If any text is highlighted at the invocation of this command, the highlighted text will be replaced by the inserted line numbers. The spacing required for the line numbers is calculated automatically based on the number of lines that will have a number inserted, the initial value and the increment.

Writing a Macro<br />

The ensuing dialog prompts you for specifications for numbering.

Writing a Macro<br />

First number: The digit(s) you enter here will be the first number of the number string that is inserted. So, if you entered “10” instead of “1”, the number sequence would begin “10, 11, 12…” etc.

Increment: The digit(s) you enter here determines the increment of the count. For instance, if you enter “2” here, while your “First Number” is still specified as “10”, the number sequence would begin “10, 12, 14…” etc.

Leading zeros: This option will prepend each number with the appropriate amount of zeros to pad the field to the same width (in characters) as the maximum number. For instance, if you begin a count with “1,” and set the increment to “50” with “Leading Zeros” checked, your list would begin “001, 051, 101…”

For this tutorial, we only need numbering beginning with 1 and incrementing by 1, so we will leave the default options and press “OK”.

Writing a Macro<br />

You now have a list of numbers on each line.

Sum selection

One way to save time and avoid error when adding column-specific data is to use “Sum selection” in the Edit tab. In our sample data below, we have some random sales figures that need to be totaled. Using the “Sum columns / selection” command we can total all the numbers that appear in a selected area.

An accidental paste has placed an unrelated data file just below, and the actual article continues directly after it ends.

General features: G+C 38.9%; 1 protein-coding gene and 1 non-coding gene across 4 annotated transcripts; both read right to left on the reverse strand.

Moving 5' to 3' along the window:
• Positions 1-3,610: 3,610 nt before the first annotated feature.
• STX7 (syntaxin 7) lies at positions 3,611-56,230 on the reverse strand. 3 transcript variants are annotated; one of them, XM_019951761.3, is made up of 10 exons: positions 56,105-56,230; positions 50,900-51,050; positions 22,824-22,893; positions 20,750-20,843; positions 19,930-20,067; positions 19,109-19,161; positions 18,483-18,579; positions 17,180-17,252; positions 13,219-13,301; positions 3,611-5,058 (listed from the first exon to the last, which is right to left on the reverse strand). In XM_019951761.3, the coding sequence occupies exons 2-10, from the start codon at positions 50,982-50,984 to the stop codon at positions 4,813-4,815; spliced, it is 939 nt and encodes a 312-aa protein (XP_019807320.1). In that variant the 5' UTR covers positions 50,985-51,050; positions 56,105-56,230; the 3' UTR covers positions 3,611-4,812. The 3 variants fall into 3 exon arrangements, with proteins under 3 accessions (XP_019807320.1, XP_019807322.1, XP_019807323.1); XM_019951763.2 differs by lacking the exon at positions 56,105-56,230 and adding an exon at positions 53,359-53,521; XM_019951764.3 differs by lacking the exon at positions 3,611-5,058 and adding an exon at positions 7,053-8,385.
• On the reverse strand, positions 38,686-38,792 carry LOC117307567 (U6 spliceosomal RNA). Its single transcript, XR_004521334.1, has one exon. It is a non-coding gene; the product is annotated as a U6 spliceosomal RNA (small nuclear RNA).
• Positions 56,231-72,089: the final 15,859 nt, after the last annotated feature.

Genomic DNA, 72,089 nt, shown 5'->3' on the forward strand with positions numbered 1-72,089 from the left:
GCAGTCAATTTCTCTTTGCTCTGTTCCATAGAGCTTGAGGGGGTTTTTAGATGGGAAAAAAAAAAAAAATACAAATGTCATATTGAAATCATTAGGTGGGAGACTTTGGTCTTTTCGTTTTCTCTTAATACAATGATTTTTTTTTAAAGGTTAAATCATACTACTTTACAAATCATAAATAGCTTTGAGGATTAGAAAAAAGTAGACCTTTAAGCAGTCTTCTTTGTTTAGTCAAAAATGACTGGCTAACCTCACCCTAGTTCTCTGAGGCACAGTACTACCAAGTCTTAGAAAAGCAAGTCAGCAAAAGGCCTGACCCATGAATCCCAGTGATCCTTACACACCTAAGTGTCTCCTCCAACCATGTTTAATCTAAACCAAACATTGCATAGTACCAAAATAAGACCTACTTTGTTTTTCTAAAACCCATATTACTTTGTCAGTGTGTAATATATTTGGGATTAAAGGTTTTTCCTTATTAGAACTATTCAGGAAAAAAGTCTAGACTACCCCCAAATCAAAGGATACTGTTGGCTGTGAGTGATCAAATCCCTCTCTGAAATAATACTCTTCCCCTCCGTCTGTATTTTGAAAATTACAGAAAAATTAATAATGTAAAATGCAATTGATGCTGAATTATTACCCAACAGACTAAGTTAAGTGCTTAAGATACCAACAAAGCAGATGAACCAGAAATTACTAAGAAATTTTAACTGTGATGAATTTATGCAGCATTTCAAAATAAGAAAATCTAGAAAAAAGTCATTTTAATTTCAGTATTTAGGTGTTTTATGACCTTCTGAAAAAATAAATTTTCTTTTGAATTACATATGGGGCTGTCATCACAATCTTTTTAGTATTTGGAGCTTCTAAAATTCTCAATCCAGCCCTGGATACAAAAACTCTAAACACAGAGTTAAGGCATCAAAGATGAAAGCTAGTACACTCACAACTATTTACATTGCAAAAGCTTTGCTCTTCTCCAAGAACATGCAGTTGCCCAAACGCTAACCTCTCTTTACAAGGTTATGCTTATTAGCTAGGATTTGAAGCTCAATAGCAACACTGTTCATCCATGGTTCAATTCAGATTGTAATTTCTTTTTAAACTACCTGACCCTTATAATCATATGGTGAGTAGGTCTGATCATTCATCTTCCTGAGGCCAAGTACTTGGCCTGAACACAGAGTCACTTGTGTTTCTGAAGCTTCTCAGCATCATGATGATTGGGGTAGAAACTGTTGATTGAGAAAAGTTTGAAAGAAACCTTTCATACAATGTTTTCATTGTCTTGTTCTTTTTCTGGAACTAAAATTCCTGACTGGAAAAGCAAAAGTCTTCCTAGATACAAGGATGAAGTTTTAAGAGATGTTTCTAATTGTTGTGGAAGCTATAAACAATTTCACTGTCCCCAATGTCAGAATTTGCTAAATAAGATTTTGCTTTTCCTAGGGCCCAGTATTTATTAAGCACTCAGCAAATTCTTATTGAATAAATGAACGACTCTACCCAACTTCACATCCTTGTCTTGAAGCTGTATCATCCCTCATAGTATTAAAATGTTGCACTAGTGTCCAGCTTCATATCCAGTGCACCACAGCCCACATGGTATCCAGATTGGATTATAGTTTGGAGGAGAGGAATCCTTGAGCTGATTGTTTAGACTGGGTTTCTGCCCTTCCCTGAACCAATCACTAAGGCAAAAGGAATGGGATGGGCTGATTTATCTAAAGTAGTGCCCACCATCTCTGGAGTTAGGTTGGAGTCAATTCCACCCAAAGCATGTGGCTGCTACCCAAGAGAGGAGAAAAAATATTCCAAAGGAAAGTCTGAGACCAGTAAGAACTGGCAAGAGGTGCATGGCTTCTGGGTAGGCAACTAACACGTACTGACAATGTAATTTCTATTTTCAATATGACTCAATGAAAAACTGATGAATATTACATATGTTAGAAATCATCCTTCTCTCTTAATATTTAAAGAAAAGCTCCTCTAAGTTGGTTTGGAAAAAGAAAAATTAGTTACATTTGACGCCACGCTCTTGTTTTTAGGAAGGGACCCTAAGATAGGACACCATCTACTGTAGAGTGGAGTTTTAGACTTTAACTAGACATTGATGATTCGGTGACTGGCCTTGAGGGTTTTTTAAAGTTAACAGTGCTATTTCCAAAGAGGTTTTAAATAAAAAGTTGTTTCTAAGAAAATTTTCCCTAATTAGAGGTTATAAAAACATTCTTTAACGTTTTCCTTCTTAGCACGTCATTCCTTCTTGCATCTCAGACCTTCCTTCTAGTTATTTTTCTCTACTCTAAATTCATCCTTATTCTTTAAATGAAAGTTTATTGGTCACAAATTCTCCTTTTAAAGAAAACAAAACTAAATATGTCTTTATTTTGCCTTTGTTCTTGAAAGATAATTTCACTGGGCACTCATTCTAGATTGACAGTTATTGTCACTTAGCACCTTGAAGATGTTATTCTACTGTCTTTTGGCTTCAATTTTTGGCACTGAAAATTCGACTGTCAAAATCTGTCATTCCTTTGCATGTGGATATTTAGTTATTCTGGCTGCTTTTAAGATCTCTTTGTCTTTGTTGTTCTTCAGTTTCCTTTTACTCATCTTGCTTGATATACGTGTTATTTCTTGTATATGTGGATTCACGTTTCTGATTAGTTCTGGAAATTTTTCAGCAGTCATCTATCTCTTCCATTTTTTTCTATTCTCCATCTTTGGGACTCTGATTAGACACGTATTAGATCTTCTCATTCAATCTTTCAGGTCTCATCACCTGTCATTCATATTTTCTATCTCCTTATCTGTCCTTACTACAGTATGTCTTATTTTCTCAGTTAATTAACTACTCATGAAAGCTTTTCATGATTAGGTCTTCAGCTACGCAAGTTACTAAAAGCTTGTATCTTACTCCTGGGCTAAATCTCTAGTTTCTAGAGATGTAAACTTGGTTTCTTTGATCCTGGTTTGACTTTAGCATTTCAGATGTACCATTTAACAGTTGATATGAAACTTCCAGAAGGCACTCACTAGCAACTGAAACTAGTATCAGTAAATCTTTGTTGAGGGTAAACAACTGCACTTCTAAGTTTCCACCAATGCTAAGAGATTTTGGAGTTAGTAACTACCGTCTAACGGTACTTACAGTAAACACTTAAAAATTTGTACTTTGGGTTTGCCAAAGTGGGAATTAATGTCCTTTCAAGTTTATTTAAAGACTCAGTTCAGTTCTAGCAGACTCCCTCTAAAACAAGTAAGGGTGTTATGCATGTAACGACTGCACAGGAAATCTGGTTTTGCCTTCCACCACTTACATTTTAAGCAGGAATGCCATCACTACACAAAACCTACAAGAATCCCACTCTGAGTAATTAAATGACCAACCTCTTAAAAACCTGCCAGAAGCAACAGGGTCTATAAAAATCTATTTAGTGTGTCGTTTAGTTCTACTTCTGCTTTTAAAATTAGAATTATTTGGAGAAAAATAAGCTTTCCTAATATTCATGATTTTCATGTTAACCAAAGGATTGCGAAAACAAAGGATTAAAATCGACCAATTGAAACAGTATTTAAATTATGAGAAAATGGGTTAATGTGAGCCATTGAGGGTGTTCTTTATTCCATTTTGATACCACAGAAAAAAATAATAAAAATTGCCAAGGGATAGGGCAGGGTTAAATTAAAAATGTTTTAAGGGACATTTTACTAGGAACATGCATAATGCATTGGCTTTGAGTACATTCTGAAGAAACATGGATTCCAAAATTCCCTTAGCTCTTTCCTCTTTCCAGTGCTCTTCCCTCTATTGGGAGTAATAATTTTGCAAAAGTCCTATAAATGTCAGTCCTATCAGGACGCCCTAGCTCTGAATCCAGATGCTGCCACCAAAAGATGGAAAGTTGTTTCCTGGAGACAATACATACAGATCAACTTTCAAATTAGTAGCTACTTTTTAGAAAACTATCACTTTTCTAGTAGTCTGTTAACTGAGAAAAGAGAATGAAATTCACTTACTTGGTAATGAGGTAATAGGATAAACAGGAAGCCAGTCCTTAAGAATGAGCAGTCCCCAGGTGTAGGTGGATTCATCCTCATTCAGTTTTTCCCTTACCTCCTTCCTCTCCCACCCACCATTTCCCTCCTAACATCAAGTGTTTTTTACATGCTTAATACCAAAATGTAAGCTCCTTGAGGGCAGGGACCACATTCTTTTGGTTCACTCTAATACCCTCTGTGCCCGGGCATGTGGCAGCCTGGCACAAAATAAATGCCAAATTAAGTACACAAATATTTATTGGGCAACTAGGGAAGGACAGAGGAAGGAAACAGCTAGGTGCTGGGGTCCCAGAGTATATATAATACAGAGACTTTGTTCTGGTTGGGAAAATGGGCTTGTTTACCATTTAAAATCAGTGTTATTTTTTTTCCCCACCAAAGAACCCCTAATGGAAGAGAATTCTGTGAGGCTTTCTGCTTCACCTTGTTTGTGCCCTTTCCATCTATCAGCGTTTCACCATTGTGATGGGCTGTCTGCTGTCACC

Writing a Macro<br />

You will need to first make your selection, making sure to include ALL columns that include data to be summed. With your selection still active, click the “Sum selection” command in the Edit tab (shown above). The sum is calculated and then displayed in the “Sum Selected Text” dialog box.

Writing a Macro<br />

The “Ignore character in number” allows you to specify any character that should be ignored in a number. By default, this is set to a comma. This allows you to get the sum of a column of numbers where, for example, “1000” is written as “1,000”.

Other column mode features

There are several other column mode features in the “Column / block” group of the Edit tab which haven’t been covered here.

Delete / cut columns

These commands allow you to either delete or cut a specified number of columns from each row. Selecting this will prompt you for a number of columns you would like to delete or cut. The delete or cut will begin at the current caret position and will span the number of columns you specify. If you enter a value of 0, only the selected column will be deleted or cut.

CSV convert » Convert to fixed width

This function allows you to convert a file from character delimited fields to fixed columns. This is particularly useful where column manipulation is required, but difficult because of different field widths for each row. This function allows you to specify separator characters and field widths. You are also given the option to “scan” the file for UltraEdit to automatically detect field widths.

CSV convert » Convert fixed-width to CSV

The opposite of “Convert to fixed width,” this function allows you to convert a file from fixed field widths to character delimited fields.

Left / center / right justify

These functions allow you to justify a selected column of data, with the boundaries of the selection acting as the margins. Left-justifying a column of data will justify the data against the left of your selection, while right-justifying will do the opposite. Center-justifying the column of data will center the data within the selection.